Premature infants frequently experience difficulty in sucking, thereby delaying the transition from tube to full oral feeding [24–26]. According to the NOMAS cluster system, sucking difficulty can be classified as arrhythmical sucking pattern, inability to sustain sucking pattern, incoordination of SSR sucking pattern, and dysfunctional sucking pattern (Table 1). Although the dysfunctional sucking pattern is known to be associated with poor developmental outcome, the relationship with developmental outcome is not well known in other patterns. The results of this study suggest that incoordination of SSR sucking pattern could be more associated with the development in the cognitive domain both at 8-12 and 18-24 months than arrhythmical sucking or inability to sustain pattern.
Most of the preterm infants with an immature sucking pattern can successfully bottle-feed as the SSR matures, and the sucking pattern of term infants is characterized by the rhythmic alternation of suction and expression/compression . In the arrhythmical or inability to sustain pattern group, it could be assumed that SSR coordination has already been formed in preterm period, but sucking difficulty has occurred due to lack of oromotor strength and endurance , and this group showed a faster development than the group with less developed SSR coordination.
Previous studies have attempted to predict developmental delay through neonatal oromotor function. In a study of 27 premature infants without brain lesions, the risk of developmental delay increased when the premature infants exhibited a disorganized sucking pattern at 37 weeks PMA . However, this study only examined the presence of disorganized sucking pattern and did not distinguish between specific patterns among disorganized sucking pattern.
The results of this study are compatible with those of the study by Nieuwenhuis et al. , who classified the disorganized sucking patterns in the NOMAS into two categories: disorganized due to arrhythmic sucking and disorganized due to lack of coordination of SSR. They concluded that uncoordinated sucking patterns, but not arrhythmic sucking patterns, were associated with abnormal fidgety movement at 14 weeks post-term . However, in the previous study, they did not discern dysfunctional sucking pattern from incoordination sucking pattern in the NOMAS. Additionally, the study did not distinguish the inability to sustain sucking pattern separately.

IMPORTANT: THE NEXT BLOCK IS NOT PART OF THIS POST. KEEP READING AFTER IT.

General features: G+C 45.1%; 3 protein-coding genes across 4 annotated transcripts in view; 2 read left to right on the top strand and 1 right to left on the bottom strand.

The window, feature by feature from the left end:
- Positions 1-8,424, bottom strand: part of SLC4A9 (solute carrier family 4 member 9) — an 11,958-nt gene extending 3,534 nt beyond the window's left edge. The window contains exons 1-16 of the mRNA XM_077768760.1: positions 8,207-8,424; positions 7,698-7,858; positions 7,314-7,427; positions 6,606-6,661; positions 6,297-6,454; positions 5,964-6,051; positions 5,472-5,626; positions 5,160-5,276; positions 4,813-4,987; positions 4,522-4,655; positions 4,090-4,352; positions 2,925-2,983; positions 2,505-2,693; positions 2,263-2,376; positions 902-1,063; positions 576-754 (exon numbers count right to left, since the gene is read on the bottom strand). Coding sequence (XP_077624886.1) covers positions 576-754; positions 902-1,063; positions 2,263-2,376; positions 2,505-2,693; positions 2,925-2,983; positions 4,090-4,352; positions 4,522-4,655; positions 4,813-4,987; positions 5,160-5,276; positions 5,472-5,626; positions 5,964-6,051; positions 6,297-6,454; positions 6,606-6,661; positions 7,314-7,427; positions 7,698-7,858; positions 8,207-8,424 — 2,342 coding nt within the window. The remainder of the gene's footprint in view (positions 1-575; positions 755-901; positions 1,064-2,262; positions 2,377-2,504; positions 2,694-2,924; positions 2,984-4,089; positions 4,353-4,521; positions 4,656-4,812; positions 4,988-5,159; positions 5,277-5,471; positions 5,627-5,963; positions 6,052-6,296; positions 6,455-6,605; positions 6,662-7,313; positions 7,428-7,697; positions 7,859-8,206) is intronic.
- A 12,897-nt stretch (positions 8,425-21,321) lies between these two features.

Regarding brain ultrasound finding, GMH-IVH grades 3 and 4 are widely considered predictors of developmental delay, whereas the implications of GMH-IVH grades 1 and 2 remains controversial [27,28]. In concert with previous studies, GMH-IVH grades 3 and 4 were identified as predictors of the cognition composite score in a multiple linear analysis in the present study. In the present study, BPD was also analyzed as a statistically significant predictor of developmental delay. Mizuno and colleagues reported that infants with BPD demonstrated not only poorer feeding coordination, but also poorer feeding endurance and performance , which might have affected development .
In the NOMAS, stress signals, including nasal flaring, head turning, and extraneous movement, are regarded as the symptoms of incoordination of SSR (Table 1), as described by Palmer et al. [16,18]. However, the relationship between incoordination of SSR and stress signals was suggested through clinical observation and not by direct measurement of SSR. To demonstrate the incoordination of SSR, recordings of intraoral pressure (rhythmic alternation of suction and expression/compression) [11,24], pharyngeal pressure [24,25], nasal thermistor flow [26,30], and thoracoabdominal plethysmography  have been used, but these methods are not widely used, particularly in the clinical settings, due to their complexity and invasiveness. However, in terms of research, the relationship between SSR incoordination and clinically observed stress symptoms could be investigated by directly measuring SSR. There might be certain stress signals that are more relevant to SSR incoordination than other signals.
There are a few limitations to this study. First, we did not include more objective signs that could be assessed in premature infants with sucking difficulty, including episodes of desaturation, apnea, and bradycardia. Those measurable signs might complement NOMAS, which is composed of observational findings. Second, because this study was conducted retrospectively, we only evaluated the sucking pattern before 40 weeks PMA since most premature infants are discharged from the NICU before term age. In our study, clusters 2 and 3 (i.e., arrhythmia and inability to sustain sucking without stress signals) were less relevant to neurodevelopmental outcomes. However, if those symptoms persist during the post-term period, the clinical relevance could be changed. For example, Wolthuis-Stigter et al.  reported that the inability to sustain sucking at 46 weeks significantly increased the odds of abnormal neurodevelopmental outcomes at 2 years of age. Therefore, for future studies, a prospective study design would be necessary for improving our understanding of the clinical significance of sucking difficulties that are observed in premature infants.